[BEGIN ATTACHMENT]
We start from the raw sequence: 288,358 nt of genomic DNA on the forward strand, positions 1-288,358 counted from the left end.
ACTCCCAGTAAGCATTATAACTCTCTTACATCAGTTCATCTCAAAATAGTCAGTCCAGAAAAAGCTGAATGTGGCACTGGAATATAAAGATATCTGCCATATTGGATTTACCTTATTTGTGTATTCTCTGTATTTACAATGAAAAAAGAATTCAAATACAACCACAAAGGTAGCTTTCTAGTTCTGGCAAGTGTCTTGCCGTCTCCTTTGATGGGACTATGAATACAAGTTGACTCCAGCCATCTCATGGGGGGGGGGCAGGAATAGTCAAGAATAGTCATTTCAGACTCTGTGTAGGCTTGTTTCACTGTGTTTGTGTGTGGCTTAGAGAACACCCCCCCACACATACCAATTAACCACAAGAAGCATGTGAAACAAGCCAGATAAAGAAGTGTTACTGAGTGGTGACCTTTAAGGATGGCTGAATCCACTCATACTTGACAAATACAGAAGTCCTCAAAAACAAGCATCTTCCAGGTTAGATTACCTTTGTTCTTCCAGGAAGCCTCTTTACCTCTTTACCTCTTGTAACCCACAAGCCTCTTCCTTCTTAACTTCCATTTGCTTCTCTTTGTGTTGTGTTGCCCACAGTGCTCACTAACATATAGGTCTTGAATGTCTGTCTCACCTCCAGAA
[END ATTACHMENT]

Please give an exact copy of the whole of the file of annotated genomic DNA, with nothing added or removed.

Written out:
We start from the raw sequence: 288,358 nt of genomic DNA on the forward strand, positions 1-288,358 counted from the left end.
ACTCCCAGTAAGCATTATAACTCTCTTACATCAGTTCATCTCAAAATAGTCAGTCCAGAAAAAGCTGAATGTGGCACTGGAATATAAAGATATCTGCCATATTGGATTTACCTTATTTGTGTATTCTCTGTATTTACAATGAAAAAAGAATTCAAATACAACCACAAAGGTAGCTTTCTAGTTCTGGCAAGTGTCTTGCCGTCTCCTTTGATGGGACTATGAATACAAGTTGACTCCAGCCATCTCATGGGGGGGGGGCAGGAATAGTCAAGAATAGTCATTTCAGACTCTGTGTAGGCTTGTTTCACTGTGTTTGTGTGTGGCTTAGAGAACACCCCCCCACACATACCAATTAACCACAAGAAGCATGTGAAACAAGCCAGATAAAGAAGTGTTACTGAGTGGTGACCTTTAAGGATGGCTGAATCCACTCATACTTGACAAATACAGAAGTCCTCAAAAACAAGCATCTTCCAGGTTAGATTACCTTTGTTCTTCCAGGAAGCCTCTTTACCTCTTTACCTCTTGTAACCCACAAGCCTCTTCCTTCTTAACTTCCATTTGCTTCTCTTTGTGTTGTGTTGCCCACAGTGCTCACTAACATATAGGTCTTGAATGTCTGTCTCACCTCCAGAA